Australian migration should look to Asia, not Europe

Humans migrate to more secure places for their survival. Migration is one of the most common evolutionary behaviour in the natural world humans belong to. Some people have to look for a safer place to escape from imminent danger. Others do so because they deem there are better chances of short-term and long-term survival in the country of destination, compared to their own.


The main cause of contemporary migration is still economic, but the motivations to move to another country are becoming increasingly more complex, from pure economic opportunities to personal and political security, and to health and environmental factors. For those who want to migrate to another country, people reply on their friends and families, community leaders, migrant agents and law enforcers who all influence migrants’ decisions to move to which country and through which route. They learn form past experiences and adapt to new cultures and environments.


Who are migrating to Australia?


Historically, it was British and Europeans who came to settle their new lives in Australia. However, in the past two decades, Australia receives more Asian migrants who are educated and skilled.


[Top 10 Countries of Birth of the Overseas-born Population since 1901]

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[Source: Migration to Australia since federation. Parliament of Australia, 2010]


Among the top 5 source countries of net migration to Australia in 2011-2, 3 are from Asia. What is more interesting is, if you look at the top 10 source countries for point-based skilled permanent migration, seven are from Asia. India and China alone make up 44% of the total point-based permanent skilled migrants. Temporary skilled migration (subclass 457) also indicates that more Asians coming to Australia, than Europeans. Australia should look to Asia if it wants to attract the best and the brightest.

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Asia tops not just the skilled migration stream but also the humanitarian one. Of the top 10 source countries for humanitarian visas, the half is from West and Southeast Asia: Afghanistan, Iraq, Myanmar, Bhutan and Iran.


[Top 10 Source Countries for Humanitarian Visas, 2009-14]

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However, one should not exaggerate the scale of the refugee intake in Australia. In 2014, out of 207,947 permanent migrants, most were through the skill stream (61.8%). The country’s humanitarian program takes up the fixed annual intake around 13,750 (around 6.6%). Despite the relatively small portion compared to the entire migration programme, Rohingya asylum seekers and Bangladeshi economic migrants received disproportional attention from the mainstream media in Australia as if Asian migrants are generally poor, helpless and deprived, which isn’t true. Most Asian migrants bring skills and knowledge to Australia’s economy and society.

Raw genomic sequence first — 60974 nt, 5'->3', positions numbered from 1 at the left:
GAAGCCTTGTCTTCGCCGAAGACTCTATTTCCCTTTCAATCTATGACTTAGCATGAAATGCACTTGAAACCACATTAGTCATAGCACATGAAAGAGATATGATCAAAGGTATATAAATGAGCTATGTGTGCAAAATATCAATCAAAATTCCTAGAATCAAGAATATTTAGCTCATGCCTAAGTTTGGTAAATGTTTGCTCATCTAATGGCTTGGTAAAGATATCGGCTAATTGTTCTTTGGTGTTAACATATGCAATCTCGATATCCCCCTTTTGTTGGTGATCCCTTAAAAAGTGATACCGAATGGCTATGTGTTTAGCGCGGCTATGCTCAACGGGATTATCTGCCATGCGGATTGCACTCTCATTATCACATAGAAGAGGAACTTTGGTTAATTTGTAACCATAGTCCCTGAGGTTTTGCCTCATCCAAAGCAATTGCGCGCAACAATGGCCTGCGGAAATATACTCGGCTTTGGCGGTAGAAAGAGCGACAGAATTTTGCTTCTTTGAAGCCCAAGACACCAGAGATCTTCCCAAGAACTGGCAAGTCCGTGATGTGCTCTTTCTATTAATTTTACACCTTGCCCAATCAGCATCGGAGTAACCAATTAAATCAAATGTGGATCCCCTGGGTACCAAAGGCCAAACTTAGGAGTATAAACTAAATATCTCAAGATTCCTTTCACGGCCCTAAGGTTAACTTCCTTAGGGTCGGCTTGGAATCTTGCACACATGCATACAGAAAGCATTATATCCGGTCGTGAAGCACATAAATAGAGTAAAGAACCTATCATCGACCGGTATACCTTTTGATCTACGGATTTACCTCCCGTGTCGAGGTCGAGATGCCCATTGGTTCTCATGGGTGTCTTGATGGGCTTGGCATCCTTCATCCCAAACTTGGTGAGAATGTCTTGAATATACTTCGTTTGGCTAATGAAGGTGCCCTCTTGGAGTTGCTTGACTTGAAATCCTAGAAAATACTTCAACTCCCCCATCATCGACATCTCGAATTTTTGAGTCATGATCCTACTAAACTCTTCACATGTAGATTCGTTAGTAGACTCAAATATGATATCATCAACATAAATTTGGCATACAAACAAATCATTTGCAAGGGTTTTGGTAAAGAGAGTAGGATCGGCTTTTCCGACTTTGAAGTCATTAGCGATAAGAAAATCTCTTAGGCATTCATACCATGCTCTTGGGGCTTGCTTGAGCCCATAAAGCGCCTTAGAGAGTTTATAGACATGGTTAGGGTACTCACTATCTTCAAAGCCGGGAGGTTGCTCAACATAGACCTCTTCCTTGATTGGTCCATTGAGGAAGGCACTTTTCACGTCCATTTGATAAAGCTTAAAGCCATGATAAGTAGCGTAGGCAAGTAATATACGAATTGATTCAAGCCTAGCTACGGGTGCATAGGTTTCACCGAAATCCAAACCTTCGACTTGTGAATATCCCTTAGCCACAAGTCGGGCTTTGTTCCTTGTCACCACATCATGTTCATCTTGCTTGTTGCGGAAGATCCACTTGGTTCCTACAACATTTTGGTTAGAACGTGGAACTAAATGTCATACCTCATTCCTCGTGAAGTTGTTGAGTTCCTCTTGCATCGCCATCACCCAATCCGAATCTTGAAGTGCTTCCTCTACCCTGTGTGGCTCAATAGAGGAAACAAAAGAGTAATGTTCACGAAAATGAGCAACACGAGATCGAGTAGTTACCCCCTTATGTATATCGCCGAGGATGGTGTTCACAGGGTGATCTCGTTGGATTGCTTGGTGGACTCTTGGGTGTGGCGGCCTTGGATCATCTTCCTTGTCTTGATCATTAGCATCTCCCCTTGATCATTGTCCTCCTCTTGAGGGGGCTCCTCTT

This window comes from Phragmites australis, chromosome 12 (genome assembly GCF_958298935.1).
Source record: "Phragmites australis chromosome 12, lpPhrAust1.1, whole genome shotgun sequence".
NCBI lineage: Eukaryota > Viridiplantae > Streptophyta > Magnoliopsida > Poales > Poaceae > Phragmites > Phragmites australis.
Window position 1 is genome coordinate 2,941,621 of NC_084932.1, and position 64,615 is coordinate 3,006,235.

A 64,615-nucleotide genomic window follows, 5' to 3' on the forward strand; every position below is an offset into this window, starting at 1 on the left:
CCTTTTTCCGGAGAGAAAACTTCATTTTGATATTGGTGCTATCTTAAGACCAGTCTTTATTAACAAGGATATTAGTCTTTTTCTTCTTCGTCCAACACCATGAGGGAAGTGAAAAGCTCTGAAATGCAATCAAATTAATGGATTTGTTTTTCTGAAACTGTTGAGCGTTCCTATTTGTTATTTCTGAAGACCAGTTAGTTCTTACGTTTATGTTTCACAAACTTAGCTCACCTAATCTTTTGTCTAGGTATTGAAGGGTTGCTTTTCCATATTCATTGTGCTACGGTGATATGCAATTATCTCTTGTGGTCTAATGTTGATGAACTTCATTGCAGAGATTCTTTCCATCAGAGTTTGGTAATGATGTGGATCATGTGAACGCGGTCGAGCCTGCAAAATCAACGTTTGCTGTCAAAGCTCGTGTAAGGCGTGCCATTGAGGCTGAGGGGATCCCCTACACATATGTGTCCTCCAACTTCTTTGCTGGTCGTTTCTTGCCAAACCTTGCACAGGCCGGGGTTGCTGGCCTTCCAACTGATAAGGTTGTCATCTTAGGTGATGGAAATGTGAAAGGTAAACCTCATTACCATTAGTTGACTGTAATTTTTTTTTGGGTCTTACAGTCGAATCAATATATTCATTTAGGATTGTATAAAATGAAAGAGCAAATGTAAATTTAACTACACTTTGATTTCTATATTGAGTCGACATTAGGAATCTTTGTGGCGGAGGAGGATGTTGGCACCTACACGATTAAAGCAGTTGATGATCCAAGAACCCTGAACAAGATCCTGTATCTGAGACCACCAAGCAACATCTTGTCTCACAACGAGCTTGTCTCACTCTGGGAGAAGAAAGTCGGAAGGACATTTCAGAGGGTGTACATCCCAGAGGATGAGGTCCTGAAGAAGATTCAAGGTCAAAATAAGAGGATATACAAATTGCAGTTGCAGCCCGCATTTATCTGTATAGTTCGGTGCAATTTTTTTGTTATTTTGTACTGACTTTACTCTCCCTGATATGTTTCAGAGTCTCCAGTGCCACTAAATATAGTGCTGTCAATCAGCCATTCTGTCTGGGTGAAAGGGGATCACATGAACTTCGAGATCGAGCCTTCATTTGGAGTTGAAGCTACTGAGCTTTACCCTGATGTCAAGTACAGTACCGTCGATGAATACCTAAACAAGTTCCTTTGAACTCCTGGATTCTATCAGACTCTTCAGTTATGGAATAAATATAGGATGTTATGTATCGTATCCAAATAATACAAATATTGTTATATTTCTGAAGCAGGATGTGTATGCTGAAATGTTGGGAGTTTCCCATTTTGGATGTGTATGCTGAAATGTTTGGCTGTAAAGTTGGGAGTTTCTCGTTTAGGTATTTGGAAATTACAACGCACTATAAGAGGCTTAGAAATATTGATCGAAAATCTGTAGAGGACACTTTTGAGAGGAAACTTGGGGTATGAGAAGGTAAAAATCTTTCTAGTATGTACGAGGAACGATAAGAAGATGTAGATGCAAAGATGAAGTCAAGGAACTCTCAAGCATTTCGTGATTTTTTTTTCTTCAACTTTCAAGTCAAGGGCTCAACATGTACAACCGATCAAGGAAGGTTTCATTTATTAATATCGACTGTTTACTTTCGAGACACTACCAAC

Unlike Europe that faces millions of migrants spilling over from the neighbouring regions of the Middle East and Africa, Australia does not experience the same scale of mass migration. Given the increasing number of illegal boat arrivals in 2008-2013, the government decided to operate military means to stop the boats while maintaining the fixed annual intake. The Operation Sovereign Borders, introduced in September 2013, certainly deterred illegal boat arrivals and the number plunged down significantly. However, among many turned back by Australia are refugees under international law who face persecution and systematic discrimination back in their countries of origin.


Besides the lack of access to justice, inadequate living conditions and unsafe environments for women and children, the government spending on the offshore processing in Manus and Nauru islands as well as Cambodia is proven not cost-effective. The government currently spends more than $1 billion for running its offshore programmes while the UNHCR budget for entire Southeast Asia is around $204 million in 2015. Money can be spent more wisely elsewhere to save more lives who’re in needs of humanitarian assistance.


How the Abbott government dealt with Asian asylum seekers and bought its poor neighbours to poorly manage highly vulnerable asylum seekers has left a damning image of Australia for its Asia-Pacific neighbours. Australia is a mature democracy many educated Asians are attracted to. It can do a lot more and better to lead the region.

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